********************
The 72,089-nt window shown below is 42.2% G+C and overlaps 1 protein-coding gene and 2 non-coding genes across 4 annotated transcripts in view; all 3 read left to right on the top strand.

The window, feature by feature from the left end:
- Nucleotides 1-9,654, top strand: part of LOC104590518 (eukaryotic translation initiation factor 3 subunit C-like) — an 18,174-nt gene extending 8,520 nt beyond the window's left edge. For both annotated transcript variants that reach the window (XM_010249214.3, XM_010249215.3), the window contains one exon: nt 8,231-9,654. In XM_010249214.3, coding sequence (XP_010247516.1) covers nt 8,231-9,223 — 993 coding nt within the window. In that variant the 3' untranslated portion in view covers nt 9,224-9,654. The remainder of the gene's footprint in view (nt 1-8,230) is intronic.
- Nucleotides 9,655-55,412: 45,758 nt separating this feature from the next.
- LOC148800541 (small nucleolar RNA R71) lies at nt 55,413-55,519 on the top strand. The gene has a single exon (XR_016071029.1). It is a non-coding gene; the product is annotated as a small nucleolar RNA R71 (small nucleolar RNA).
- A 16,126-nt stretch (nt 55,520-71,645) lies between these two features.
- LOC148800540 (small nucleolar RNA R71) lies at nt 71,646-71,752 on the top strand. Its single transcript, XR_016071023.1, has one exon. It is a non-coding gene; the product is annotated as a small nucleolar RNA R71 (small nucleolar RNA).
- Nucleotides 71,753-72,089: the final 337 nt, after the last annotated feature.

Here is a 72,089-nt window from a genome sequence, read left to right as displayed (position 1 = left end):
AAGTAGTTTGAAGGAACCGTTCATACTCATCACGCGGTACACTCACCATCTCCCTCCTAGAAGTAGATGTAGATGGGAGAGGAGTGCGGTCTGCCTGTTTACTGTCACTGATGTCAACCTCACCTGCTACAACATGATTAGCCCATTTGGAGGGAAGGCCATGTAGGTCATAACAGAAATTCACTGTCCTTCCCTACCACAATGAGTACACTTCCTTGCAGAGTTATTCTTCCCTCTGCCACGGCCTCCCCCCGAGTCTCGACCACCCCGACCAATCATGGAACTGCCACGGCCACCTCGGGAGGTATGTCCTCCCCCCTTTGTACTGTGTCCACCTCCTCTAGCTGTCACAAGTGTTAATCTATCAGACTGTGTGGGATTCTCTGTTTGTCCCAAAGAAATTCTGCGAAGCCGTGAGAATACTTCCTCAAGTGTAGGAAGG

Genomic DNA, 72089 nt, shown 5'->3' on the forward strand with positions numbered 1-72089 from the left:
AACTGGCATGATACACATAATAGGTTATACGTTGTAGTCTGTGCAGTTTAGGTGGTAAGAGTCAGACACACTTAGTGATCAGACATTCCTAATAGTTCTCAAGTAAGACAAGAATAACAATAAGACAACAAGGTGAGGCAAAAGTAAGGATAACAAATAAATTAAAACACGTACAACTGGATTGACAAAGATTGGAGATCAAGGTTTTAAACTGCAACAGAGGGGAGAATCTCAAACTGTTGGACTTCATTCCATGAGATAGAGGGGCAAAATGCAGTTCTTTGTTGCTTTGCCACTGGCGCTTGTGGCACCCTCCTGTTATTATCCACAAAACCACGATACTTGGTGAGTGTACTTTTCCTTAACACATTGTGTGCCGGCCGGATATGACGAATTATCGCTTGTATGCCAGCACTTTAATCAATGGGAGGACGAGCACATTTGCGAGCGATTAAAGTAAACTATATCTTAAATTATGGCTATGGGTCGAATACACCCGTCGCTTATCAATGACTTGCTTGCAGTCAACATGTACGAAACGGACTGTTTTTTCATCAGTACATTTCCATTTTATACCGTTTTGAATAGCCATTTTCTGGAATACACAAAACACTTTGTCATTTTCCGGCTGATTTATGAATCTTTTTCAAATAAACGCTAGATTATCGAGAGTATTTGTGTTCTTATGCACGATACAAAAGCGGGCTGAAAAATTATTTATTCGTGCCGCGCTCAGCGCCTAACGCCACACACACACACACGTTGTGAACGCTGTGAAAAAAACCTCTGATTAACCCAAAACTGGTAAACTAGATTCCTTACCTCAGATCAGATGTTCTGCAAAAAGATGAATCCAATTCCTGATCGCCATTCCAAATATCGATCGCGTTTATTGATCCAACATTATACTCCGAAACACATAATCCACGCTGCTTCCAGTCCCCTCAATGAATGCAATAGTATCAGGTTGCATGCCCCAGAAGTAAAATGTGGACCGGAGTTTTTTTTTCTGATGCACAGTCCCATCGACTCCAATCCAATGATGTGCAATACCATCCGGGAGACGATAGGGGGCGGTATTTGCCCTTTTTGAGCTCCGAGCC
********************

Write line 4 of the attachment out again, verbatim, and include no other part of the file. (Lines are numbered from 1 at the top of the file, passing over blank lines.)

- Nucleotides 9,655-55,412: 45,758 nt separating this feature from the next.